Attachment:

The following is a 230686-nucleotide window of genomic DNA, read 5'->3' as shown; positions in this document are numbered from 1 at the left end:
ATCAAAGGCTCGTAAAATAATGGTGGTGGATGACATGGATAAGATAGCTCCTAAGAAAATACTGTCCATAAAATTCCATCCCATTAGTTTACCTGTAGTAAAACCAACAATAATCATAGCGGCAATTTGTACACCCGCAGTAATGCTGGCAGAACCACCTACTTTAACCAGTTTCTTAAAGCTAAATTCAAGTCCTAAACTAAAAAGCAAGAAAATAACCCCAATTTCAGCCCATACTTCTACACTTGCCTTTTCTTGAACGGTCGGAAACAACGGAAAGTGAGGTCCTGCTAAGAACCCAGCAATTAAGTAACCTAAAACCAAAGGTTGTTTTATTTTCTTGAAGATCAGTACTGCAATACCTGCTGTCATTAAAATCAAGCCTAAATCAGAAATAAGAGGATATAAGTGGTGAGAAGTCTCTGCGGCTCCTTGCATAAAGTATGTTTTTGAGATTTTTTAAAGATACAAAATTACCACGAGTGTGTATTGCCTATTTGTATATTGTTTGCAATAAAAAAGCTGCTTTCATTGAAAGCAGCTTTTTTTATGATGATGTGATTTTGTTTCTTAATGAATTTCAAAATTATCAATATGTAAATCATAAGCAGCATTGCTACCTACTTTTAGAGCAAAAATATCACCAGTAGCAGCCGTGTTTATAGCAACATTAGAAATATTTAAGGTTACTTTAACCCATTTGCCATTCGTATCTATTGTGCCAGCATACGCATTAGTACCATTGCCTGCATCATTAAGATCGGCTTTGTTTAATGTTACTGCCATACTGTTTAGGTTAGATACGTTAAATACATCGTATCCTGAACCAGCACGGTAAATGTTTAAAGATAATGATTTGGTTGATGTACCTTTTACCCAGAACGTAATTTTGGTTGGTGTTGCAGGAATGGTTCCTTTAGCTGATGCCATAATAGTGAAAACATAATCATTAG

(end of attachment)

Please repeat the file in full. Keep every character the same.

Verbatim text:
The following is a 230686-nucleotide window of genomic DNA, read 5'->3' as shown; positions in this document are numbered from 1 at the left end:
ATCAAAGGCTCGTAAAATAATGGTGGTGGATGACATGGATAAGATAGCTCCTAAGAAAATACTGTCCATAAAATTCCATCCCATTAGTTTACCTGTAGTAAAACCAACAATAATCATAGCGGCAATTTGTACACCCGCAGTAATGCTGGCAGAACCACCTACTTTAACCAGTTTCTTAAAGCTAAATTCAAGTCCTAAACTAAAAAGCAAGAAAATAACCCCAATTTCAGCCCATACTTCTACACTTGCCTTTTCTTGAACGGTCGGAAACAACGGAAAGTGAGGTCCTGCTAAGAACCCAGCAATTAAGTAACCTAAAACCAAAGGTTGTTTTATTTTCTTGAAGATCAGTACTGCAATACCTGCTGTCATTAAAATCAAGCCTAAATCAGAAATAAGAGGATATAAGTGGTGAGAAGTCTCTGCGGCTCCTTGCATAAAGTATGTTTTTGAGATTTTTTAAAGATACAAAATTACCACGAGTGTGTATTGCCTATTTGTATATTGTTTGCAATAAAAAAGCTGCTTTCATTGAAAGCAGCTTTTTTTATGATGATGTGATTTTGTTTCTTAATGAATTTCAAAATTATCAATATGTAAATCATAAGCAGCATTGCTACCTACTTTTAGAGCAAAAATATCACCAGTAGCAGCCGTGTTTATAGCAACATTAGAAATATTTAAGGTTACTTTAACCCATTTGCCATTCGTATCTATTGTGCCAGCATACGCATTAGTACCATTGCCTGCATCATTAAGATCGGCTTTGTTTAATGTTACTGCCATACTGTTTAGGTTAGATACGTTAAATACATCGTATCCTGAACCAGCACGGTAAATGTTTAAAGATAATGATTTGGTTGATGTACCTTTTACCCAGAACGTAATTTTGGTTGGTGTTGCAGGAATGGTTCCTTTAGCTGATGCCATAATAGTGAAAACATAATCATTAG